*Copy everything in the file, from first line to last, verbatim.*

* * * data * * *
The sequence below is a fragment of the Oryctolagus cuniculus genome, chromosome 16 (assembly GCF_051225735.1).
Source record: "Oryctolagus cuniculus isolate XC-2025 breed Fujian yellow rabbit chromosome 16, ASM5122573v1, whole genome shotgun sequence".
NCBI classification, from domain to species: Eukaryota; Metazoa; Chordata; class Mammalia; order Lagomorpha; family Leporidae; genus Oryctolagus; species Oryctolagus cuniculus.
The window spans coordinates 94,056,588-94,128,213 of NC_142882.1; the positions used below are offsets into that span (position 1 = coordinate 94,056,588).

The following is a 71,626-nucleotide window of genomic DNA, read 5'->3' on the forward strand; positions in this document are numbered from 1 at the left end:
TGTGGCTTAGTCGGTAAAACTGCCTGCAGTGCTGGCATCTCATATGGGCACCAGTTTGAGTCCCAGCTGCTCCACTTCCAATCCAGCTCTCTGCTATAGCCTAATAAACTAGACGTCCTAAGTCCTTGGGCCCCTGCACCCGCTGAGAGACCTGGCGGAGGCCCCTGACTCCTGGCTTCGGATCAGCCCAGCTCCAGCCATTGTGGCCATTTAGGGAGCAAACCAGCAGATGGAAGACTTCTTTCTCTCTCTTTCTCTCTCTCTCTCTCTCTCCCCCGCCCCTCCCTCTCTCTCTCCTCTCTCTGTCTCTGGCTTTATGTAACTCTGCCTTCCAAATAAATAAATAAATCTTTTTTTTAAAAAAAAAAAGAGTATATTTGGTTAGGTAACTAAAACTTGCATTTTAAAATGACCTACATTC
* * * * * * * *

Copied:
The sequence below is a fragment of the Oryctolagus cuniculus genome, chromosome 16 (assembly GCF_051225735.1).
Source record: "Oryctolagus cuniculus isolate XC-2025 breed Fujian yellow rabbit chromosome 16, ASM5122573v1, whole genome shotgun sequence".
NCBI classification, from domain to species: Eukaryota; Metazoa; Chordata; class Mammalia; order Lagomorpha; family Leporidae; genus Oryctolagus; species Oryctolagus cuniculus.
The window spans coordinates 94,056,588-94,128,213 of NC_142882.1; the positions used below are offsets into that span (position 1 = coordinate 94,056,588).

The following is a 71,626-nucleotide window of genomic DNA, read 5'->3' on the forward strand; positions in this document are numbered from 1 at the left end:
TGTGGCTTAGTCGGTAAAACTGCCTGCAGTGCTGGCATCTCATATGGGCACCAGTTTGAGTCCCAGCTGCTCCACTTCCAATCCAGCTCTCTGCTATAGCCTAATAAACTAGACGTCCTAAGTCCTTGGGCCCCTGCACCCGCTGAGAGACCTGGCGGAGGCCCCTGACTCCTGGCTTCGGATCAGCCCAGCTCCAGCCATTGTGGCCATTTAGGGAGCAAACCAGCAGATGGAAGACTTCTTTCTCTCTCTTTCTCTCTCTCTCTCTCTCTCCCCCGCCCCTCCCTCTCTCTCTCCTCTCTCTGTCTCTGGCTTTATGTAACTCTGCCTTCCAAATAAATAAATAAATCTTTTTTTTAAAAAAAAAAAGAGTATATTTGGTTAGGTAACTAAAACTTGCATTTTAAAATGACCTACATTC